Put this way, the principle has some powerful—and frightening—ramifications. The most immediate is reform won’t work. It doesn’t matter whom you elect. In fact, it means that if you “throw the rascals out,” in the long run, you’re only going to get worse rascals.

The “Reagan Revolution” brought us the biggest, most powerful, most intrusive government this country had seen to that time. The “November Revolution” of 1994 brought us the Digital Telephony Act of 1994, the Anti Terrorist Bill, censorship of the Internet, a general bi-partisan censorship love-in, and … Do we see a pattern here?

People become politicians in order to grab a piece of the privilege-profit-power pie. They will not under most circumstances act to reduce the size of that pie by actually doing anything to reduce the privilege, profit, and power of the State. Taken as a mass, with their actions taken as a sum, they will inevitably act to strengthen and expand the State. Actions they take which appear designed to diminish the State will either prove nugatory or shams from the git-go.

Why? Because that’s the way the incentive pulls them, like gravity pulling water downhill.

Sure, some brave individual politicians—I’m being hypothetical here; bear with it—may buck the current. Given Brownian motion and the innate perversity of events, in any given flow of water there are individual molecules moving counter to the flow; probably billions of the little buggers. Now how often do you see a stream flow uphill?

Even if the potent gravitational draw of self-interest—privilege, profit, power!—does not in time compel the renegade droplets to “go with the flow,” in time sheer exhaustion will turn the trick.

Now note the word I’m not using here. The “C” word. Conspiracy.

This process is not, or at least by no means needs to be, conscious. An overarching conspiracy is neither required nor indicated, although there are likely some groups of individuals in government who see the inevitable conclusion and are working busily to speed it along. The process is as inevitable and natural as water running downhill, and need be no more volitional.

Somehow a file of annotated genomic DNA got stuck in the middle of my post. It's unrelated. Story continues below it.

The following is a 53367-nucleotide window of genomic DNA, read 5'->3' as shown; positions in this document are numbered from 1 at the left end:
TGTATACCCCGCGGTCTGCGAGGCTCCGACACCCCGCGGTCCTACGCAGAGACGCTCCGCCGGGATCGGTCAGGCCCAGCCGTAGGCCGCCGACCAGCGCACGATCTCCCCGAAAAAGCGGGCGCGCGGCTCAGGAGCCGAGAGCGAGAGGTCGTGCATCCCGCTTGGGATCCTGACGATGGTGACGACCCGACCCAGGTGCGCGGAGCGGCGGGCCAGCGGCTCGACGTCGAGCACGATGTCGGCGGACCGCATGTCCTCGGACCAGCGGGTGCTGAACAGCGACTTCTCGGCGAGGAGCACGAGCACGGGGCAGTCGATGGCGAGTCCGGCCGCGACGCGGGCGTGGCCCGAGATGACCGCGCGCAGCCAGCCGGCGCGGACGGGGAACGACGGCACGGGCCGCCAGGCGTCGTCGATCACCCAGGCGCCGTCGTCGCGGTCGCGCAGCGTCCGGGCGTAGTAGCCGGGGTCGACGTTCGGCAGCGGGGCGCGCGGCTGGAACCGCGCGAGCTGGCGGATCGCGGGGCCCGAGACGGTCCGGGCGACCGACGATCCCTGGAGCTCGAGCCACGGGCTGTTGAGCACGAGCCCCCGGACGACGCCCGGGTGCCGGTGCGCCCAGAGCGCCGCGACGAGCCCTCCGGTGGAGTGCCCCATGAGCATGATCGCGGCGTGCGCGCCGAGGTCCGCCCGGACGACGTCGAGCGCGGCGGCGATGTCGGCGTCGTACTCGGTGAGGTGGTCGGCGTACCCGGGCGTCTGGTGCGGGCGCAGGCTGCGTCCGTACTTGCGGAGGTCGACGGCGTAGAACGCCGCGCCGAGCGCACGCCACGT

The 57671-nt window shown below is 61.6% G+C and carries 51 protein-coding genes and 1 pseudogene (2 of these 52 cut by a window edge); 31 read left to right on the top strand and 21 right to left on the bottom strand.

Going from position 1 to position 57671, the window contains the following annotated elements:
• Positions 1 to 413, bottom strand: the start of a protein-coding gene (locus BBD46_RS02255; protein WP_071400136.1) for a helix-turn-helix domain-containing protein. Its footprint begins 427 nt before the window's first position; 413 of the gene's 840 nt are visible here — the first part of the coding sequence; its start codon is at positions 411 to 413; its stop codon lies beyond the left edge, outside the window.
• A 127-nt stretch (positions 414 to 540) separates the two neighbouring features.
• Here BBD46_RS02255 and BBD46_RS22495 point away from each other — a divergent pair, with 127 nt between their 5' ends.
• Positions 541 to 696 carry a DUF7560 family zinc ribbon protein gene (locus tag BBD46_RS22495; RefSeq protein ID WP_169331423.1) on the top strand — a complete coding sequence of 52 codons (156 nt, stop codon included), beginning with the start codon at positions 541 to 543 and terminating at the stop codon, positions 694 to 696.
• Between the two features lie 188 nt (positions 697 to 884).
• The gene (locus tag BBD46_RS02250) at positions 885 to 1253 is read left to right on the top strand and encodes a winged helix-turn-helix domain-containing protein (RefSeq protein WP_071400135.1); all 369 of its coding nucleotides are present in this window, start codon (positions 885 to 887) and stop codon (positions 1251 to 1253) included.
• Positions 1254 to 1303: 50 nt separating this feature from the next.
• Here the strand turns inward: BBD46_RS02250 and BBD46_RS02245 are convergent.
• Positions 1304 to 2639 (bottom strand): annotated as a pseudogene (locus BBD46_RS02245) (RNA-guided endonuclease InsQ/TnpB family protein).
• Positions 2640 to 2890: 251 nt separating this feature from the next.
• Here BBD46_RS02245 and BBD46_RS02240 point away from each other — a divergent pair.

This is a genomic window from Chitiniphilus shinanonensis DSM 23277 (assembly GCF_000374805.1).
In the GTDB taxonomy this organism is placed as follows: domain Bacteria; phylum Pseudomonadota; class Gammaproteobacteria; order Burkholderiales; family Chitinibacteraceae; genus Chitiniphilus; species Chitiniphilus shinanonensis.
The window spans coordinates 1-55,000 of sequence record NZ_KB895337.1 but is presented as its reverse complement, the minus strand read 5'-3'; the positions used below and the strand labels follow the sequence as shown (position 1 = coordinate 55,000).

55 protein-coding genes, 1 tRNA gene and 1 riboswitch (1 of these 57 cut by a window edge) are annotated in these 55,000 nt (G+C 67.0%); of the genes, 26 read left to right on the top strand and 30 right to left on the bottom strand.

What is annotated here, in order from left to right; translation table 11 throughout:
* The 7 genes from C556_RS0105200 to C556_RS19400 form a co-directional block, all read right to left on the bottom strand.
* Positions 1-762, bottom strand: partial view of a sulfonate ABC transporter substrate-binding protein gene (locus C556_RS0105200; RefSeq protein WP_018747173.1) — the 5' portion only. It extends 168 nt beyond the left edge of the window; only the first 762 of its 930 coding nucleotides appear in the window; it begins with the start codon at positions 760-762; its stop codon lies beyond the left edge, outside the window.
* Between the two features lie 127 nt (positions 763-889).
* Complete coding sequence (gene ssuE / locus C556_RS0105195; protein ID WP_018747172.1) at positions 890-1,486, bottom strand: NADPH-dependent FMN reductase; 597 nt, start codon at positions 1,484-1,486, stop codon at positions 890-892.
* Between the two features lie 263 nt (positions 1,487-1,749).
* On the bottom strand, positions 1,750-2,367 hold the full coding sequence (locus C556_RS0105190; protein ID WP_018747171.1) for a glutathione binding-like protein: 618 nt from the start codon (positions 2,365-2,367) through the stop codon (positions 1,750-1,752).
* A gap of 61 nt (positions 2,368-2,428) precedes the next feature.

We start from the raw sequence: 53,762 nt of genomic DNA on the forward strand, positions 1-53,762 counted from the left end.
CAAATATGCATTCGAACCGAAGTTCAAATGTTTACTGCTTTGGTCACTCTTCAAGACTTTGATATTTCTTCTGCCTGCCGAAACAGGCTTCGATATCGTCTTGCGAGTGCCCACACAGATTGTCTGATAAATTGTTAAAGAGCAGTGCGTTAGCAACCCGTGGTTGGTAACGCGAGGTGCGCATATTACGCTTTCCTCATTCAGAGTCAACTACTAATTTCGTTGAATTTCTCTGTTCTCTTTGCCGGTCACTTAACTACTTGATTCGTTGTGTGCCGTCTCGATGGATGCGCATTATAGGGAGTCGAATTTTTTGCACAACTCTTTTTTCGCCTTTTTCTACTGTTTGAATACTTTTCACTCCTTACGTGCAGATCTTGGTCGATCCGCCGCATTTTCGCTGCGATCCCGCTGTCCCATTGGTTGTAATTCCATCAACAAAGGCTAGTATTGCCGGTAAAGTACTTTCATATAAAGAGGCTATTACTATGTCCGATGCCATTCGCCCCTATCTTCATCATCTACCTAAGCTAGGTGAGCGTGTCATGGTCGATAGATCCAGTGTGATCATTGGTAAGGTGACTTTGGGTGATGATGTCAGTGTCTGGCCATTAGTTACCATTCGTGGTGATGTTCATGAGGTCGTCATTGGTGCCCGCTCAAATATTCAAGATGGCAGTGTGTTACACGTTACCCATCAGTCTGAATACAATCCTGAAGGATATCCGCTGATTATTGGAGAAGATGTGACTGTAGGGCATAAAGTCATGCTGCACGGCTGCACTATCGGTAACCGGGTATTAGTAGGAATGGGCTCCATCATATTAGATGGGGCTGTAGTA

What gives the appearance of a true conspiracy is what I like to call conspiracy of incentive. If all shoe-store owners try to operate at a profit, does that imply a conspiracy? Not unless you’re a member of the Clinton Administration. They all act toward a similar goal because that’s the way incentive drives them. In fact, if they don’t follow incentive’s impetus efficiently enough, they’ll fall by the way and die, at least as shoe-store owners.

As stated, the incentive to strengthen and expand the State does not apply to political leaders alone. It applies to everyone connected with the State, including those who perceive their interests to be connected to the State’s. It may not apply to a GS1 in the Farm Credit Administration, or professor at a government-run university, or a reporter with the Washington Post with the same urgency it drives, say, Bill Clinton or Bob Dole. But remember your basic physics: a little acceleration produces the same results as big acceleration, only slower.